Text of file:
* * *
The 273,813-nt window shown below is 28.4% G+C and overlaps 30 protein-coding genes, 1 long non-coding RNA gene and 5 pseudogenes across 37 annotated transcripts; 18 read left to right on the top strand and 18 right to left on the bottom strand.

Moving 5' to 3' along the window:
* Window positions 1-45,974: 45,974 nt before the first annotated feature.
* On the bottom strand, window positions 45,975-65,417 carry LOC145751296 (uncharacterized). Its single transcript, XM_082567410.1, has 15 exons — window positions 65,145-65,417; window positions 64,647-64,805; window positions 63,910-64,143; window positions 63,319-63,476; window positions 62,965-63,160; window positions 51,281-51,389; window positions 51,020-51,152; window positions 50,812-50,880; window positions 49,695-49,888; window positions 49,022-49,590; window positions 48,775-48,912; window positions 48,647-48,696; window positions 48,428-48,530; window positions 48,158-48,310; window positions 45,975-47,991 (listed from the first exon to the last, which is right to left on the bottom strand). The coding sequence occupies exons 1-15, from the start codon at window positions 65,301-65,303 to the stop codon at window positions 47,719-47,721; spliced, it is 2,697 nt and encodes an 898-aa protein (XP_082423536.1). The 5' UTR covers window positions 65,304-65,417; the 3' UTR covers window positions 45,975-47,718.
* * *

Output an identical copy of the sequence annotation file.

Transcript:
The 273,813-nt window shown below is 28.4% G+C and overlaps 30 protein-coding genes, 1 long non-coding RNA gene and 5 pseudogenes across 37 annotated transcripts; 18 read left to right on the top strand and 18 right to left on the bottom strand.

Moving 5' to 3' along the window:
* Window positions 1-45,974: 45,974 nt before the first annotated feature.
* On the bottom strand, window positions 45,975-65,417 carry LOC145751296 (uncharacterized). Its single transcript, XM_082567410.1, has 15 exons — window positions 65,145-65,417; window positions 64,647-64,805; window positions 63,910-64,143; window positions 63,319-63,476; window positions 62,965-63,160; window positions 51,281-51,389; window positions 51,020-51,152; window positions 50,812-50,880; window positions 49,695-49,888; window positions 49,022-49,590; window positions 48,775-48,912; window positions 48,647-48,696; window positions 48,428-48,530; window positions 48,158-48,310; window positions 45,975-47,991 (listed from the first exon to the last, which is right to left on the bottom strand). The coding sequence occupies exons 1-15, from the start codon at window positions 65,301-65,303 to the stop codon at window positions 47,719-47,721; spliced, it is 2,697 nt and encodes an 898-aa protein (XP_082423536.1). The 5' UTR covers window positions 65,304-65,417; the 3' UTR covers window positions 45,975-47,718.